AP: Andrew Sum, director of the Center for Labor Market Studies at Northeastern University who analyzed the numbers, said many people with a bachelor's degree face a double whammy of rising tuition and poor job outcomes. "Simply put, we're failing kids coming out of college," he said, emphasizing that when it comes to jobs, a college major can make all the difference. "We're going to need a lot better job growth and connections to the labor market, otherwise college debt will grow."
By region, the Mountain West was most likely to have young college graduates jobless or underemployed — roughly 3 in 5. It was followed by the more rural southeastern U.S., including Alabama, Kentucky, Mississippi and Tennessee. The Pacific region, including Alaska, California, Hawaii, Oregon and Washington, also was high on the list.
On the other end of the scale, the southern U.S., anchored by Texas, was most likely to have young college graduates in higher-skill jobs….
About 1.5 million, or 53.6 percent, of bachelor's degree-holders under the age of 25 last year were jobless or underemployed, the highest share in at least 11 years.
According to government projections released last month, only three of the 30 occupations with the largest projected number of job openings by 2020 will require a bachelor's degree or higher to fill the position - teachers, college professors and accountants. Most job openings are in professions such as retail sales, fast food and truck driving, jobs which aren't easily replaced by computers. (Obama’s McJobs!)
College graduates who majored in zoology, anthropology, philosophy, art history and humanities were among the least likely to find jobs appropriate to their education level; those with nursing, teaching, accounting or computer science degrees were among the most likely.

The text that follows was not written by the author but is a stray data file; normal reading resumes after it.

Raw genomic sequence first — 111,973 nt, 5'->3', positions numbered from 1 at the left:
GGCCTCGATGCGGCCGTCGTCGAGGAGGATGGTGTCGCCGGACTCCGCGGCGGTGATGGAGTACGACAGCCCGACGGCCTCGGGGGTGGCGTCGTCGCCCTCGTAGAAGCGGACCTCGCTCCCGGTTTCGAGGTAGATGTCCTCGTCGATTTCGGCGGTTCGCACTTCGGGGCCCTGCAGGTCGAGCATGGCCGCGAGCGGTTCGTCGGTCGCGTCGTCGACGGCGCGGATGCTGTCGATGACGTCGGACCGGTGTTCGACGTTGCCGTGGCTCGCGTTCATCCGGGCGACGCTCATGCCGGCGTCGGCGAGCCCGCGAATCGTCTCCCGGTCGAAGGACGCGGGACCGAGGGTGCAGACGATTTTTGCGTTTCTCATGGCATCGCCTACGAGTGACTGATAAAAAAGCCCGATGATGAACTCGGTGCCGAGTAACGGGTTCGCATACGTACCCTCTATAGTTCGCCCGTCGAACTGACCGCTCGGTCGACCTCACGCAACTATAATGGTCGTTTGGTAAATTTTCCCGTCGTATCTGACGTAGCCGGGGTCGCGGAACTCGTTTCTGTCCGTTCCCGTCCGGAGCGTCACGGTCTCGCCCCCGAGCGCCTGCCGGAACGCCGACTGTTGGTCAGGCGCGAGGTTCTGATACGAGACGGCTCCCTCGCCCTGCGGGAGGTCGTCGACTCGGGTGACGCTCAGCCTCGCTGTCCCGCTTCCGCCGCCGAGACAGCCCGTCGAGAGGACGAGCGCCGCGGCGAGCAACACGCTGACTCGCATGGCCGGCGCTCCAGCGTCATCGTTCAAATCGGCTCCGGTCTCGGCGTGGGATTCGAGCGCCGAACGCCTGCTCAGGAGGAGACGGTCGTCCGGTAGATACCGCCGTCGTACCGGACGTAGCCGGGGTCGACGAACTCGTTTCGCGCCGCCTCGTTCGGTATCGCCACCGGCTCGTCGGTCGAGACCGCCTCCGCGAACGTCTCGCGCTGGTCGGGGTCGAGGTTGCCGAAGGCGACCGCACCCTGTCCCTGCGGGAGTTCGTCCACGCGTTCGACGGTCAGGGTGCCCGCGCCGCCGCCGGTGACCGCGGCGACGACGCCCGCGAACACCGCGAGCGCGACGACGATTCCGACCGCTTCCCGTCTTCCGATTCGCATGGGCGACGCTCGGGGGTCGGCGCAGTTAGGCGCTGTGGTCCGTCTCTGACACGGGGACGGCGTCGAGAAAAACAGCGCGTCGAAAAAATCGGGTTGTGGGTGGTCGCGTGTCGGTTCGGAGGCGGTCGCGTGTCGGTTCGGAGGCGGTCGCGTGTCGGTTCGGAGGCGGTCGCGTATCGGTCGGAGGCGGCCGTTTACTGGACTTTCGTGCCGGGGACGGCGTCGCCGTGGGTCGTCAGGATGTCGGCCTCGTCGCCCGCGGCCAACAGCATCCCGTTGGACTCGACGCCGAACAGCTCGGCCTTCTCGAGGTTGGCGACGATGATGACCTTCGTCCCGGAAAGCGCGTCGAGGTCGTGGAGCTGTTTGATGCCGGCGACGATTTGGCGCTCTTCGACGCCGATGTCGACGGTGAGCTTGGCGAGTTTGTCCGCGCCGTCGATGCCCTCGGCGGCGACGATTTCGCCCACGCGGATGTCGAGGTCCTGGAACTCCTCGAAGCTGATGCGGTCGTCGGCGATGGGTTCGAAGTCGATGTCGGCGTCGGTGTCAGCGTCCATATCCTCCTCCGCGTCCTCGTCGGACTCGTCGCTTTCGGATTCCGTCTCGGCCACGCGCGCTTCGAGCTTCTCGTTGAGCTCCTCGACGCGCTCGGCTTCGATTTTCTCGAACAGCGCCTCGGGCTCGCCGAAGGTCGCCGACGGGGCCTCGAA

read … About Obamanomics
KIUC smart meter rollout to begin
KGI: Starting in May, Kaua‘i Island Utility Cooperative will begin its 18-month effort to replace its existing electric meters with smart meters.
The co-op’s smart meter rollout is part of an $11 million infrastructure project that, upon completion, will have the ability to transmit real-time supply-and-demand data wirelessly to the utility from 33,000 homes and businesses across an island-wide mesh network of smart meters and smart grids.
read … Smart?
Political Pressure, New Competition Bring New Cuts In Star Advertiser Ad Rates
HR: Honolulu’s monopoly newspaper has again slashed advertising rates in the face of new government objections to the charges as well as competition from a newcomer to the market.
Star Advertiser publisher Dennis Francis notified lawmakers Friday that the newspaper has halved the $90 per-column-inch charge it has been assessing for publication of non-judicial foreclosure notices. The ads are a lucrative source of income for the newspaper.
“In our meetings with legislators, some have expressed concerns regarding the cost of non-judicial foreclosure ads,” Francis said in a letter to lawmakers.
“Effective immediately, we have reduced our rate from $90 per-column-inch (pci) to $45 pci,” the letter said.
The notices must be published by parties pursuing foreclosure actions via out-of-court proceedings. Costs of the ads are paid by the foreclosers.
State law now effectively requires publication of the Honolulu notices in the Star Advertiser but a bill now pending at the Legislature would amend that statute in ways that could benefit a new weekly and online publication here called Island Sun Weekly.
read … Poor Star-Advertiser. So sad for them…